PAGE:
Yesterday is Here
This 32 x 2.5 foot scroll chronicles the changing relationships between man, animal, the environment and the self. Read right to left, it explores many different thematic elements through its own visual narrative, which uses size and placement, fluid groupings of transforming figures and repeated imagery to lend weight and significance to its story and characters. The figures depicted move through and transmogrify into both their environment and each other, turning from human to animal to vegetable and joining with the landscape itself.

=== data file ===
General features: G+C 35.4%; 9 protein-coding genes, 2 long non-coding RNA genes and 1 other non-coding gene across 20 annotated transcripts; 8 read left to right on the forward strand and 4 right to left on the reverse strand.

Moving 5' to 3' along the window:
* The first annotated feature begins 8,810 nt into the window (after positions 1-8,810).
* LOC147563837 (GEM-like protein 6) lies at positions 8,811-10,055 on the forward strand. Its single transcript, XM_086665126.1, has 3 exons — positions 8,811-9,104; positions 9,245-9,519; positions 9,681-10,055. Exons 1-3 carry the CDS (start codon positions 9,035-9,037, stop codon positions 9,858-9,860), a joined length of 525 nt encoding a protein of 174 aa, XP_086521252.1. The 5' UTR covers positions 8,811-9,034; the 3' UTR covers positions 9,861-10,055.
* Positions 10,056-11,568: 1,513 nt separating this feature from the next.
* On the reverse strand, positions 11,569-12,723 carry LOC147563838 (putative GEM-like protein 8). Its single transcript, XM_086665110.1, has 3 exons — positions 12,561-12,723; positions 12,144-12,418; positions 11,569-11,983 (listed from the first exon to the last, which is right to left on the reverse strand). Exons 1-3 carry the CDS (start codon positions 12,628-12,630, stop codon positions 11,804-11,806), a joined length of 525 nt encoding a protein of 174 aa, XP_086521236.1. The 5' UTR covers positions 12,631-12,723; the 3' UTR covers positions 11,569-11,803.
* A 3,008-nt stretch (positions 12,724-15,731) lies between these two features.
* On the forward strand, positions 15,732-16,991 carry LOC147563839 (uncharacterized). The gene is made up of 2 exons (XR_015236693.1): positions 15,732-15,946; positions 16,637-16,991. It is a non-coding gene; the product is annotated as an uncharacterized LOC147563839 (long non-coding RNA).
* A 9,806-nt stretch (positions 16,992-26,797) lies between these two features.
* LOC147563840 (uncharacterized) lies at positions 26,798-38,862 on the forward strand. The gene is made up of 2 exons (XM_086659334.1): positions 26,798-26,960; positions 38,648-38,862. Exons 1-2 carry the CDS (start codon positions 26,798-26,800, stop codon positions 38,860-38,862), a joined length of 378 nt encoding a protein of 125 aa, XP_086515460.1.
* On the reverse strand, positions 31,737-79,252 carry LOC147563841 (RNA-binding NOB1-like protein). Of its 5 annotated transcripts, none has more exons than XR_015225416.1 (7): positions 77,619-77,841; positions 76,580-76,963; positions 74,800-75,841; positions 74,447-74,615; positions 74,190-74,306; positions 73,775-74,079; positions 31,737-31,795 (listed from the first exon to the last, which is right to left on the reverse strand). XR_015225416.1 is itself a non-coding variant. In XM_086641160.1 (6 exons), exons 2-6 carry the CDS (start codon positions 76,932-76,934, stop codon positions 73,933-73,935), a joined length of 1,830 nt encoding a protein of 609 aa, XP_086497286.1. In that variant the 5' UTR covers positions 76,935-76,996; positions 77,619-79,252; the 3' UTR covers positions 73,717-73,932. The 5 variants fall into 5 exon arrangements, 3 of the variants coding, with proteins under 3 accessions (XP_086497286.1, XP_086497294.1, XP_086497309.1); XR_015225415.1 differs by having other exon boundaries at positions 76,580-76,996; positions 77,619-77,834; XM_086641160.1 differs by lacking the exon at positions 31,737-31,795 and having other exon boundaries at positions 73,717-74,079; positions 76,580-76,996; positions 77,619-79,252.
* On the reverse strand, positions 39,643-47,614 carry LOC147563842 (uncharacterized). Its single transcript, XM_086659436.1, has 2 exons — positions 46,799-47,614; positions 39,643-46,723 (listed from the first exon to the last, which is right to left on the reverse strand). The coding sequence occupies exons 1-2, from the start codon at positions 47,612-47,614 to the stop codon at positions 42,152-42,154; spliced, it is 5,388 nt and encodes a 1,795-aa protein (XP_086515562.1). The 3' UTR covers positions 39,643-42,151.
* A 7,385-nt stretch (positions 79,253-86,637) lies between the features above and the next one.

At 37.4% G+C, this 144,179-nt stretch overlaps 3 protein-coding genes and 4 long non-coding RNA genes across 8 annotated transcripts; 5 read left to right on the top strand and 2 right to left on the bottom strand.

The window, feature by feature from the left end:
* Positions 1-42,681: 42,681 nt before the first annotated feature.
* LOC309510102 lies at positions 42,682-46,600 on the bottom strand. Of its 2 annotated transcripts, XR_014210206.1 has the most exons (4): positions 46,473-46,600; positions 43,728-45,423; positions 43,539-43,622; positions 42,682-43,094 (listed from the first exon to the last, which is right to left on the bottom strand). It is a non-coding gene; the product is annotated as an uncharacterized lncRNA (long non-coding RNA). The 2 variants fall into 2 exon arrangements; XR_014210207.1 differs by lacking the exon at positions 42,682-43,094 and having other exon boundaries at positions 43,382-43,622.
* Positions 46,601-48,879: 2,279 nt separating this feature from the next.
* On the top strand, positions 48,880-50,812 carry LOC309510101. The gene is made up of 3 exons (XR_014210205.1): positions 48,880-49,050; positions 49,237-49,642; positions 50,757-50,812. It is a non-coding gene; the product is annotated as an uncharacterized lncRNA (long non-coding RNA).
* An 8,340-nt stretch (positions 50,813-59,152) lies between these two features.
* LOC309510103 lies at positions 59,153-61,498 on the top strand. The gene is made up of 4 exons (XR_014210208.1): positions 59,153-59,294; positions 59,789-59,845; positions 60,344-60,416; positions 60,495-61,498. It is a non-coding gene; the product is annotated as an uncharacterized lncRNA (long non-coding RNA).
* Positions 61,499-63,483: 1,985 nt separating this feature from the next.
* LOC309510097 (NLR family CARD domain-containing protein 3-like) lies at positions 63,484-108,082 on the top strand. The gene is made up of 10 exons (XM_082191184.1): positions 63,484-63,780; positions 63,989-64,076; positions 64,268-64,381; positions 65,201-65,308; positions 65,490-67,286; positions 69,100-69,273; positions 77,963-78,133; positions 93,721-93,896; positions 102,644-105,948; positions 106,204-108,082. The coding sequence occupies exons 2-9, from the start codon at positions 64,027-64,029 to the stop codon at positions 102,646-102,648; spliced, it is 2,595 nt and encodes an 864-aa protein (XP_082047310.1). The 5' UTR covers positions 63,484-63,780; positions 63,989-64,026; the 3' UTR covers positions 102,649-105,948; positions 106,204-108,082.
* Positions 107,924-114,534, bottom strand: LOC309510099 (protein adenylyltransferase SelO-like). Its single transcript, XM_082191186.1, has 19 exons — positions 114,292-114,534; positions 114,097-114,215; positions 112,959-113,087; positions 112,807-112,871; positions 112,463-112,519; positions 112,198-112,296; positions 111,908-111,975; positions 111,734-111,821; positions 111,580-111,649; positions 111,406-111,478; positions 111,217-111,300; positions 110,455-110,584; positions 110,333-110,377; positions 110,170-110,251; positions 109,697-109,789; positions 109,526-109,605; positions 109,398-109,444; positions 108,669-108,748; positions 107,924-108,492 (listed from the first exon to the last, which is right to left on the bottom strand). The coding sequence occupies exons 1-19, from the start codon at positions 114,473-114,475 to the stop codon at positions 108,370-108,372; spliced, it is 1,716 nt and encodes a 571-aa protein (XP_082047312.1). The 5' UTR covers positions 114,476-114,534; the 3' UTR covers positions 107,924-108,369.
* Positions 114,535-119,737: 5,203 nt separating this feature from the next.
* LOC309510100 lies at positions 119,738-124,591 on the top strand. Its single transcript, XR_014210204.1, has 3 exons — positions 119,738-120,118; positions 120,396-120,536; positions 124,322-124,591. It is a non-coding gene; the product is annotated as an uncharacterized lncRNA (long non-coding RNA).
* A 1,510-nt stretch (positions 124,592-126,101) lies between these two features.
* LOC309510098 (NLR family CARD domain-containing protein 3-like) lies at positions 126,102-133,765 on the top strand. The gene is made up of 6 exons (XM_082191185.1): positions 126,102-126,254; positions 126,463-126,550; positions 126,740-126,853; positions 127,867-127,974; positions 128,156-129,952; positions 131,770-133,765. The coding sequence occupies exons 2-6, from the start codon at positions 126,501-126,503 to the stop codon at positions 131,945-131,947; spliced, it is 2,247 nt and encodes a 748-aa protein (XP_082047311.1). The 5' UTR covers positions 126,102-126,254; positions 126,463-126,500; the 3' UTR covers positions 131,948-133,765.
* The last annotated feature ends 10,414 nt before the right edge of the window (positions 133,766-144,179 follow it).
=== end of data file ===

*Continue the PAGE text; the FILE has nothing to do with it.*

I came up with the idea for the piece while studying in Japan. There I came across several scrolls from the Edo period and earlier, including "The Scroll of the Frolicking Animals" and "Night Parade of 100 Demons." Aside from being captivated by the skill and fluidity of the drawing, I noticed that the scrolls couldn't take place over a single moment like western painting, as the characters interact with each other. However, I realized this could be taken further. The Edo scrolls contained small stories but had no overarching narrative. Having been a fan of comics specifically and narrative art in general I set out to combine the formats, using tall verticals throughout the composition as panel borders and indicating the passage of time both through repeated yet changing figures and changing settings and times of day.